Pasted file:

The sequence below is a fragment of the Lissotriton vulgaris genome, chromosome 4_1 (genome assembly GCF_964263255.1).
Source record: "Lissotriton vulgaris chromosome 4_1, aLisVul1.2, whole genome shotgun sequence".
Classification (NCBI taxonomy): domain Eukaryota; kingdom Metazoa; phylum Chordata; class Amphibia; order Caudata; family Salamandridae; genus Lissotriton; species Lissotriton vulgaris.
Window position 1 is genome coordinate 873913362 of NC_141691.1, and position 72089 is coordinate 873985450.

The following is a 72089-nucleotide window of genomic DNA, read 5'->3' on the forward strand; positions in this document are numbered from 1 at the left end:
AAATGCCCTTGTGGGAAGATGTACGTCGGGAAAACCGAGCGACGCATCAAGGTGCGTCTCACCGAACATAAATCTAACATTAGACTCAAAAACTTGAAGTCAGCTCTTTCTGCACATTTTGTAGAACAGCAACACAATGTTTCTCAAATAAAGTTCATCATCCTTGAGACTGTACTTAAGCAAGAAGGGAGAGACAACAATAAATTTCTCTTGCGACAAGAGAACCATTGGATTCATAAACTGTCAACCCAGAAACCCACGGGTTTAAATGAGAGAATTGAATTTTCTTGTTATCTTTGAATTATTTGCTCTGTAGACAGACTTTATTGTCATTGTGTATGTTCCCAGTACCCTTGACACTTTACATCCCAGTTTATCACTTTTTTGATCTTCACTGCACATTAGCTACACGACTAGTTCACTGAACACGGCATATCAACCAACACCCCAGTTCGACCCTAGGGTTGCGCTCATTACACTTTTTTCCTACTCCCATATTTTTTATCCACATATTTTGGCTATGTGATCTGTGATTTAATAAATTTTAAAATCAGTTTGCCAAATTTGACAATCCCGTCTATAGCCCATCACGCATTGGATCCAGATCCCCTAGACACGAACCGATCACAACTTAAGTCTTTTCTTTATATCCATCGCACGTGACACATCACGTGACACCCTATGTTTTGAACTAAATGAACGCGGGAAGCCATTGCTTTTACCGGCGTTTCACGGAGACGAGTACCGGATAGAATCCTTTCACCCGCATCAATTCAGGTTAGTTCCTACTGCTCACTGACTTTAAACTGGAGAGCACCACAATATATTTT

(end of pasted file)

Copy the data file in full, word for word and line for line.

The sequence below is a fragment of the Lissotriton vulgaris genome, chromosome 4_1 (genome assembly GCF_964263255.1).
Source record: "Lissotriton vulgaris chromosome 4_1, aLisVul1.2, whole genome shotgun sequence".
Classification (NCBI taxonomy): domain Eukaryota; kingdom Metazoa; phylum Chordata; class Amphibia; order Caudata; family Salamandridae; genus Lissotriton; species Lissotriton vulgaris.
Window position 1 is genome coordinate 873913362 of NC_141691.1, and position 72089 is coordinate 873985450.

The following is a 72089-nucleotide window of genomic DNA, read 5'->3' on the forward strand; positions in this document are numbered from 1 at the left end:
AAATGCCCTTGTGGGAAGATGTACGTCGGGAAAACCGAGCGACGCATCAAGGTGCGTCTCACCGAACATAAATCTAACATTAGACTCAAAAACTTGAAGTCAGCTCTTTCTGCACATTTTGTAGAACAGCAACACAATGTTTCTCAAATAAAGTTCATCATCCTTGAGACTGTACTTAAGCAAGAAGGGAGAGACAACAATAAATTTCTCTTGCGACAAGAGAACCATTGGATTCATAAACTGTCAACCCAGAAACCCACGGGTTTAAATGAGAGAATTGAATTTTCTTGTTATCTTTGAATTATTTGCTCTGTAGACAGACTTTATTGTCATTGTGTATGTTCCCAGTACCCTTGACACTTTACATCCCAGTTTATCACTTTTTTGATCTTCACTGCACATTAGCTACACGACTAGTTCACTGAACACGGCATATCAACCAACACCCCAGTTCGACCCTAGGGTTGCGCTCATTACACTTTTTTCCTACTCCCATATTTTTTATCCACATATTTTGGCTATGTGATCTGTGATTTAATAAATTTTAAAATCAGTTTGCCAAATTTGACAATCCCGTCTATAGCCCATCACGCATTGGATCCAGATCCCCTAGACACGAACCGATCACAACTTAAGTCTTTTCTTTATATCCATCGCACGTGACACATCACGTGACACCCTATGTTTTGAACTAAATGAACGCGGGAAGCCATTGCTTTTACCGGCGTTTCACGGAGACGAGTACCGGATAGAATCCTTTCACCCGCATCAATTCAGGTTAGTTCCTACTGCTCACTGACTTTAAACTGGAGAGCACCACAATATATTTT